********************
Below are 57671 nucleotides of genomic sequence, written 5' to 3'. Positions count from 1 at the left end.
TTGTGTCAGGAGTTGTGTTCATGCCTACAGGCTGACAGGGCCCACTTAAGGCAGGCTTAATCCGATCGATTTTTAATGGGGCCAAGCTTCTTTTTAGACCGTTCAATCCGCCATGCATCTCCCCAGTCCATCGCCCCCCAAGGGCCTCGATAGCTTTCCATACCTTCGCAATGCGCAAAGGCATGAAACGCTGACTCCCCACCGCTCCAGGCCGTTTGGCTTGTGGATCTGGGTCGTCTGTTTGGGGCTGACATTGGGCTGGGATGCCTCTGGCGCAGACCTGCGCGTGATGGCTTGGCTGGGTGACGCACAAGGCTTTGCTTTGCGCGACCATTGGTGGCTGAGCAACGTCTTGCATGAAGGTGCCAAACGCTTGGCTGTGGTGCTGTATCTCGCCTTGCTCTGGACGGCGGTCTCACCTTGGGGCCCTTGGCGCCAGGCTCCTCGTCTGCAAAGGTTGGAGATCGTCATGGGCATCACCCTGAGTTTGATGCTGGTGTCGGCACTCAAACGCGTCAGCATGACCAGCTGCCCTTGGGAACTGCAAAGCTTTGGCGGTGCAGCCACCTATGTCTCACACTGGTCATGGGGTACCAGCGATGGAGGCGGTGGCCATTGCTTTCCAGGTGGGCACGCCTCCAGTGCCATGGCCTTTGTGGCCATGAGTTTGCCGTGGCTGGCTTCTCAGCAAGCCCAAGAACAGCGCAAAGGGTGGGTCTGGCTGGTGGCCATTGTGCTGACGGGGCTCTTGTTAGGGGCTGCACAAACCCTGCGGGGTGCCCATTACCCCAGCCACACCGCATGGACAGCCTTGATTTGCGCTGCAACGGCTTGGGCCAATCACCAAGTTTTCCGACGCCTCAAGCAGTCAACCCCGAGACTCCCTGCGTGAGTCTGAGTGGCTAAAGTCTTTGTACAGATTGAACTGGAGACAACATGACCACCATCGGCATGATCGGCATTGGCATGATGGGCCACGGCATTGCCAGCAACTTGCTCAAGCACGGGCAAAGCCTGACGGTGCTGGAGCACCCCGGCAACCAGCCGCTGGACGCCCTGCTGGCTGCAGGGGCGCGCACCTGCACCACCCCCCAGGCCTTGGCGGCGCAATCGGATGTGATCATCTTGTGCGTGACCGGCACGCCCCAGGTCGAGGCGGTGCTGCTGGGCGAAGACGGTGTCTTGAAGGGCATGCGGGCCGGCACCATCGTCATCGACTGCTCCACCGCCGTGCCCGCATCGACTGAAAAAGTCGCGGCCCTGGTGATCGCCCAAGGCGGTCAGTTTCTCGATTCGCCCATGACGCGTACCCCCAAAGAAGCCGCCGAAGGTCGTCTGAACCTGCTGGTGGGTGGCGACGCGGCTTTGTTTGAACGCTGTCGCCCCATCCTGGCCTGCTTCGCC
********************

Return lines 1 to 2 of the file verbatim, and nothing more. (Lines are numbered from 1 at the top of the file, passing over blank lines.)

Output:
Below are 57671 nucleotides of genomic sequence, written 5' to 3'. Positions count from 1 at the left end.
TTGTGTCAGGAGTTGTGTTCATGCCTACAGGCTGACAGGGCCCACTTAAGGCAGGCTTAATCCGATCGATTTTTAATGGGGCCAAGCTTCTTTTTAGACCGTTCAATCCGCCATGCATCTCCCCAGTCCATCGCCCCCCAAGGGCCTCGATAGCTTTCCATACCTTCGCAATGCGCAAAGGCATGAAACGCTGACTCCCCACCGCTCCAGGCCGTTTGGCTTGTGGATCTGGGTCGTCTGTTTGGGGCTGACATTGGGCTGGGATGCCTCTGGCGCAGACCTGCGCGTGATGGCTTGGCTGGGTGACGCACAAGGCTTTGCTTTGCGCGACCATTGGTGGCTGAGCAACGTCTTGCATGAAGGTGCCAAACGCTTGGCTGTGGTGCTGTATCTCGCCTTGCTCTGGACGGCGGTCTCACCTTGGGGCCCTTGGCGCCAGGCTCCTCGTCTGCAAAGGTTGGAGATCGTCATGGGCATCACCCTGAGTTTGATGCTGGTGTCGGCACTCAAACGCGTCAGCATGACCAGCTGCCCTTGGGAACTGCAAAGCTTTGGCGGTGCAGCCACCTATGTCTCACACTGGTCATGGGGTACCAGCGATGGAGGCGGTGGCCATTGCTTTCCAGGTGGGCACGCCTCCAGTGCCATGGCCTTTGTGGCCATGAGTTTGCCGTGGCTGGCTTCTCAGCAAGCCCAAGAACAGCGCAAAGGGTGGGTCTGGCTGGTGGCCATTGTGCTGACGGGGCTCTTGTTAGGGGCTGCACAAACCCTGCGGGGTGCCCATTACCCCAGCCACACCGCATGGACAGCCTTGATTTGCGCTGCAACGGCTTGGGCCAATCACCAAGTTTTCCGACGCCTCAAGCAGTCAACCCCGAGACTCCCTGCGTGAGTCTGAGTGGCTAAAGTCTTTGTACAGATTGAACTGGAGACAACATGACCACCATCGGCATGATCGGCATTGGCATGATGGGCCACGGCATTGCCAGCAACTTGCTCAAGCACGGGCAAAGCCTGACGGTGCTGGAGCACCCCGGCAACCAGCCGCTGGACGCCCTGCTGGCTGCAGGGGCGCGCACCTGCACCACCCCCCAGGCCTTGGCGGCGCAATCGGATGTGATCATCTTGTGCGTGACCGGCACGCCCCAGGTCGAGGCGGTGCTGCTGGGCGAAGACGGTGTCTTGAAGGGCATGCGGGCCGGCACCATCGTCATCGACTGCTCCACCGCCGTGCCCGCATCGACTGAAAAAGTCGCGGCCCTGGTGATCGCCCAAGGCGGTCAGTTTCTCGATTCGCCCATGACGCGTACCCCCAAAGAAGCCGCCGAAGGTCGTCTGAACCTGCTGGTGGGTGGCGACGCGGCTTTGTTTGAACGCTGTCGCCCCATCCTGGCCTGCTTCGCC